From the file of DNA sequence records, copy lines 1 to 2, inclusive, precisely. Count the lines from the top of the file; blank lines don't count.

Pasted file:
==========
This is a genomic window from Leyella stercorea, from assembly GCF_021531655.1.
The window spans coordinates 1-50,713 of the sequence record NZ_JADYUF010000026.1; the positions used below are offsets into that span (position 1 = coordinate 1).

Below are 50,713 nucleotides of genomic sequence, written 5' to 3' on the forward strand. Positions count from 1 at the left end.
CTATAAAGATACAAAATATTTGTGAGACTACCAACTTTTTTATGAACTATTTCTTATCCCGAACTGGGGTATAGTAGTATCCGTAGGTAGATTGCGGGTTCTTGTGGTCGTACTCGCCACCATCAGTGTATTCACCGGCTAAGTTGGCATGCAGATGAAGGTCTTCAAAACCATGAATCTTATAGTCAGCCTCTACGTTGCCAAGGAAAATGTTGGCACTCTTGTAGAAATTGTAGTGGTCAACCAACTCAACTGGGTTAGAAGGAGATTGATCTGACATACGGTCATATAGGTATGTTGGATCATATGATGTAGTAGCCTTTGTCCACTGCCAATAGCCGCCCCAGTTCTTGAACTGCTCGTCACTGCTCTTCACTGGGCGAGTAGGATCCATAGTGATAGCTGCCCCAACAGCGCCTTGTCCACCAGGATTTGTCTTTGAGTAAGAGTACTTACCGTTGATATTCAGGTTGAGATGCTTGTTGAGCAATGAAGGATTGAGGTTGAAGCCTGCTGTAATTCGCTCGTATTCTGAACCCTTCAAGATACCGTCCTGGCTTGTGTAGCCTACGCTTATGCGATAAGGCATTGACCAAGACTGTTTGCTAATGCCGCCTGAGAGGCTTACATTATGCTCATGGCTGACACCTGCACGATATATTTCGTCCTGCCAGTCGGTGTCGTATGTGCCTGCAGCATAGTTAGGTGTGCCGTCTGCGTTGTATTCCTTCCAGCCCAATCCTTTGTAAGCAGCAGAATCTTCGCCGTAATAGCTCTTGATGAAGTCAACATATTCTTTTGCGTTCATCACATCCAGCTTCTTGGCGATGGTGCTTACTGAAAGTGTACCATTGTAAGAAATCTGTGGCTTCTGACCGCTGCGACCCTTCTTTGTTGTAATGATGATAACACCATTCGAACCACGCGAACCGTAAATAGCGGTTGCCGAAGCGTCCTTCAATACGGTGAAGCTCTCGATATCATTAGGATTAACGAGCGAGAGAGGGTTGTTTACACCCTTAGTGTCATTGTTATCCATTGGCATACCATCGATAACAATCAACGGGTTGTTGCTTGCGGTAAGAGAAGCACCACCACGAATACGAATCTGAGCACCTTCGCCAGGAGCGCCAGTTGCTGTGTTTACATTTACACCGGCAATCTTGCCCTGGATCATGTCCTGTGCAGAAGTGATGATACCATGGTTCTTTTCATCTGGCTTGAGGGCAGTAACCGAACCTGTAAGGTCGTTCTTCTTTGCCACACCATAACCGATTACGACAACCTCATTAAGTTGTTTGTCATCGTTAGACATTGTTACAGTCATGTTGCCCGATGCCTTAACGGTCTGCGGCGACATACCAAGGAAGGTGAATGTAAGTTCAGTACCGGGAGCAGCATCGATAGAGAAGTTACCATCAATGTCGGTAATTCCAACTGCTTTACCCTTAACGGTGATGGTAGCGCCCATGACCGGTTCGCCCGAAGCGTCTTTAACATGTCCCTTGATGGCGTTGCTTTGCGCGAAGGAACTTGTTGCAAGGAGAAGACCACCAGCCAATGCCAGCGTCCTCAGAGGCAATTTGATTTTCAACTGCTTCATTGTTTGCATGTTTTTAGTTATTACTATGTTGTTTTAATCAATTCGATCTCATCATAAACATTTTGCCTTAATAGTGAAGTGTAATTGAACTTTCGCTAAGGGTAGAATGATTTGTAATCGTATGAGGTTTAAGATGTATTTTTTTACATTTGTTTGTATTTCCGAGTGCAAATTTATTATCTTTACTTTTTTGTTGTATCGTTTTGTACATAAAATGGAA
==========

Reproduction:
This is a genomic window from Leyella stercorea, from assembly GCF_021531655.1.
The window spans coordinates 1-50,713 of the sequence record NZ_JADYUF010000026.1; the positions used below are offsets into that span (position 1 = coordinate 1).